Some very interesting content here: an eye-opening history of Trader Joe's, a few days spent with a truck driver being shamelessly exploited, a truly shocking interview with a Myanmarese man who spent years enslaved on a fishing boat providing feed for shrimp farms. But it doesn't quite hang together as a book. I was also a bit turned off by the author's sometimes arch and chatty style. There is a strong point of view, but it doesn't rise to the level of a thesis or overarching theme. I think he needs to decide if he's a muckraker, an economist or a social critic, and that it would work better if he stopped trying to be clever and insightful, and focused more on being direct.
Profile Image for Joy.
80 reviews12 followers
January 19, 2021
Couldn’t get into it, the voice was dripping with testosterone and it put me off.
Profile Image for Monica Willyard Moen.
1,281 reviews24 followers
August 12, 2021
I wanted and expected to like this book. I anticipated reading it while it waited on my phone until I made some time to read it. So I was pretty disappointed to discover how much I didn’t like it.

I read the book with an assumption in mind that perhaps I should not have made. I assumed that the author was writing the book to affect some sort of change within our grocery or food chain system and that he wanted us to take an action. I generally function with the mindset that if you are going to tell me about a problem, I would like you to tell me about ideas you have for solving the problem as well. Even if you can’t affect the changes yourself, I want to know what you think needs to be done in both the long and short term to address the problem. Otherwise, you are complaining rather than explaining.

For the most part, the author focused all of the chapters on explaining what’s going wrong or why people are unhappy with our entire supply chain for grocery shopping. He wrote compellingly about gross, disgusting things that happened in our grocery stores, and I dare you to buy and eat fish from one of the stores right after reading his book.He didn’t offer much in the way of remedy suggestions or offer any tips consumers might use to change the ecosystem in a positive way. The impression that I walked away with could be summed up as,“Stay away from the grocery store! Don’t eat anything! It’s dirty and yucky! No one is safe! “ The book felt depressing in an apocalyptic way.

You might be wondering if I am capable of figuring out ideas of my own. Yes, I am. I am trying to convey an attitude here that makes me very uncomfortable because it feels like a book version of the psychological game called “aided awful. “ everything in this book may be gospel truth. However, the negativity makes me feel more like I’m watching a train wreck rather than being a call for everyone to come and lend a hand with fixing something important.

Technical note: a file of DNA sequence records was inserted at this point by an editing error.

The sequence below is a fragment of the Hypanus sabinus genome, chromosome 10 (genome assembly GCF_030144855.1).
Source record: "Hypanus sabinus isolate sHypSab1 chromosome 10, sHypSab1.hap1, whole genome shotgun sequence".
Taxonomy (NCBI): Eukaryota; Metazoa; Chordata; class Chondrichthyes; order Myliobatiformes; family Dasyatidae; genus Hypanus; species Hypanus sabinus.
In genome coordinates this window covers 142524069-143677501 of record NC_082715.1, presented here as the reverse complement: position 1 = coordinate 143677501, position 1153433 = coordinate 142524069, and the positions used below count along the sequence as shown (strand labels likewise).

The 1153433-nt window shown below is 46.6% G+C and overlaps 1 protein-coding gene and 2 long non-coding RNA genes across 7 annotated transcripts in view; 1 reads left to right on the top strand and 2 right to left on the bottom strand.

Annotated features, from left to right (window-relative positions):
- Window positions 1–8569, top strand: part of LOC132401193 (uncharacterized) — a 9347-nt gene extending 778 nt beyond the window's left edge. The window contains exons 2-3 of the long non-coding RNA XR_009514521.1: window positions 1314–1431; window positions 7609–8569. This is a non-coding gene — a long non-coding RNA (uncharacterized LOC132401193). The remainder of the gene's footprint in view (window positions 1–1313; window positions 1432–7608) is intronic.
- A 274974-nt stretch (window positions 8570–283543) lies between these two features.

Finally, the profanity and sarcasm or offputting to me. The sarcasm may have been his way of trying to address something that really upset him, but it just sounded whiny on top of the very serious and very negative content in the book. I sometimes find sarcasm to be very funny, so I think my issue with it here is just the setting and the level of negativity.
Profile Image for Anna Banana.
58 reviews4 followers
May 25, 2021
Elements of this book are truly fascinating. I enjoyed learning about the history and business model of Trader Joe's and about the supply chain of Thai seafood.

The rest? The author is too present in the narrative. A narrative which lacks humility and context. He is not the only writer besides Upton Sinclair and Eric Schlosser to investigate the supply chain of food, or any of the other topics (e.g., many other books exist on trucking; John McPhee's Uncommon Carriers comes to mind).

This book would have been more successful with a more informational narrative voice and a streamlining of the topics covered.

Is this meant to be an exploration of the supply chain of groceries? If so, the structures and systems need more analysis. These discussions were superficial at best, and often overtaken by the author's own reactions and experiences. A more in-depth discussion was achieved to some extent during the chapter on truck driving. Yet, what about the role of other regulations and market patterns on the challenges that truck drivers face? Instead, we hear an excessively in-depth description of the author's assessment of truck drivers' physiques, and how the author felt after driving in a truck for a stint.

Is this supposed to describe the business models of grocery stores? If so, then the reader needs more examples than just Trader Joe's and a continuation of the (very interesting) history of the grocery store after Aldi took over Trader Joe's. Instead, we hear about what kind of marketing strategy would work on the author. This is entertaining, but takes up too much space that could be devoted to more history and examples.

As someone who is interested in supply chain issues and business models of grocery stores, this book just grazed the surface of information I desperately want to learn more about. I wish this had been marketed accurately. Namely, a collection of (personal) essays related to grocery stores and the supply chain.

I will be reading "Made in China" next to continue my Supply Chain Reading Project.